Software As A Service: A New Corporate Trend

software development in progress

A new trend is sweeping the software industry — providing software as a service. Traditionally software has been stuck in the gray area between a wholly owned or licensed consumer commodity. That is, either the consumer owns the software itself or has a license to use it depending on who you ask and interpretations by the courts.

Regardless of whether software was owned or licensed the bottom line was that you paid for the it once and were able to use it perpetually. Some companies such as Red Hat provide support service as a complement to their product. Subscription based product support has proven to be very profitable for Red Hat, and other companies have taken notice.

I Am Altering The Deal

Microsoft and Adobe are two major software powerhouses that are trying to do away with the software status quo. Both companies have decided to change the way they sell their flagship products. Instead of the traditional pay once, use perpetually model they are now offering software as a service: pay monthly if you want to keep using the product.

SaaS is not a novel concept. Oracle and Salesforce have been doing it in the enterprise space, and massively multiplayer online games have been subscription based since the beginning. The model makes sense when the vendor is hosting the software and providing a benefit to the customer such as managing massive server farms and software maintenance on the customer’s behalf.

For a product like Microsoft Office or Adobe Photoshop the reasons for a subscription based service are less clear. MS Office 365 does offer some benefits for enterprise users such as moving Exchange and SharePoint servers to Microsoft’s cloud. However for home users the only things Microsoft offers with the subscription are 20 GB of storage for SkyDrive and 60 minutes of Skype phone call time per month. Services that are completely unrelated to Office apps.

Adobe is touting the main benefit of their subscription model as access to all their software. However, since most users don’t need the entire suite of Adobe’s software, a perpetual license for a single application like Photoshop would be a better investment (one year of Creative Cloud subscription is equivalent to a perpetual Photoshop license). This is especially true considering that both MS Office and Adobe Photoshop are mature applications which users don’t need to upgrade very frequently.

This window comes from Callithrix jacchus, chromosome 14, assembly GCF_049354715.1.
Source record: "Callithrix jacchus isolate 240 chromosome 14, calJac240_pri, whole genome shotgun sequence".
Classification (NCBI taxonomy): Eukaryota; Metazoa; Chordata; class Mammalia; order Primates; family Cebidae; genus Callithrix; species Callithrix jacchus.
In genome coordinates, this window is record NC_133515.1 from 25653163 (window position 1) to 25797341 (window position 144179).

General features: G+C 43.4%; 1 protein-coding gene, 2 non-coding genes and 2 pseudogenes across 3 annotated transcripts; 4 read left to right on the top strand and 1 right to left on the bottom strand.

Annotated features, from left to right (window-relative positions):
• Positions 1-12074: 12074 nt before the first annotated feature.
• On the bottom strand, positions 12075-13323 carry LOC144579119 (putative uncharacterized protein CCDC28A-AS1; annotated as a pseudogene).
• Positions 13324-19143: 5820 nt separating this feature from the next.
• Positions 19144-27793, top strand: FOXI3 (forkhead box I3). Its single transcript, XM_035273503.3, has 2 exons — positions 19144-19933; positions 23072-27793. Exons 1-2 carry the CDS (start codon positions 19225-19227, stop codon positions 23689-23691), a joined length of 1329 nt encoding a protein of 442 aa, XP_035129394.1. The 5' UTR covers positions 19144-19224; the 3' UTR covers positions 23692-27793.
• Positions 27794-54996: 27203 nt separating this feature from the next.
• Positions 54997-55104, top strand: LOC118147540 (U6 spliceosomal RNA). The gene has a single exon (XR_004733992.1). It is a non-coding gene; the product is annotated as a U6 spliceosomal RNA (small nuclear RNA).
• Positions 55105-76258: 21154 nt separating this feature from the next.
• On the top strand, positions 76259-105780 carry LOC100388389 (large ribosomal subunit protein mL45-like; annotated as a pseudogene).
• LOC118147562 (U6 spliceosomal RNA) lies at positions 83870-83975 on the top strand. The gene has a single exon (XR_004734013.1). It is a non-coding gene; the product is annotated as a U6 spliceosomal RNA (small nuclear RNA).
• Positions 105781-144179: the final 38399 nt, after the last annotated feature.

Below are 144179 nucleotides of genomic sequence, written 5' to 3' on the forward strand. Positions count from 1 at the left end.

User + Subscription = Guaranteed Revenue

If you are starting to think that software as a service is an evil scheme for milking more money from consumers you’re partially right. Partially right because the reason for implementing this model is not primarily to make more money. Microsoft and Adobe could easily achieve that by raising prices on their products. No, the main reason these corporate giants are moving to the subscription model is the lure of guaranteed revenue.

With a traditional business model, both companies would release a new version of their software every couple of years. They would get a surge in upgrade sales, and then the sales would level off. The revenue curve would then look like a sine wave. Up, down, up, down. There’s nothing that Wall Street hates more than unpredictable revenue projections, and this in turn reflects on the company’s stock price.

By going with software as a service, the company is able to literally guarantee how much revenue they will bring in every quarter. They can tell Wall Street “we have X subscribers that are paying Y dollars monthly so we will have Z revenue this quarter”. Compare this to “we are going to release a new version of Creative Suite next quarter and we expect to generate X dollars of revenue, but we can’t know for sure how much it will be”. Which sounds better to you as an investor?

The Silver Lining

Despite the fact that there are currently few benefits to consumers in buying software as a service, things may change. Adobe for instance can greatly increase the value of its subscription by going further with its cloud than mere remote storage. One of the benefits of a server cloud is the vast processing power it provides. Adobe’s cloud can allow users to batch process a large number of high resolution images in a fraction of a time it would take on their home computer.

Will Adobe and Microsoft come up with real benefits to offer users purchasing software as a service? It’s hard to say, but the possibility is definitely there. Regardless of whether we will see software giants get creative in how they use the cloud in conjunction with their software, it is clear that the subscription model is here to stay. Companies stand to gain many benefits from this business model. Too many for them to ignore it or go back to the way things were.

This post includes Cloud by James Cridland used under the Creative Commons Attribution 2.0 Generic license.

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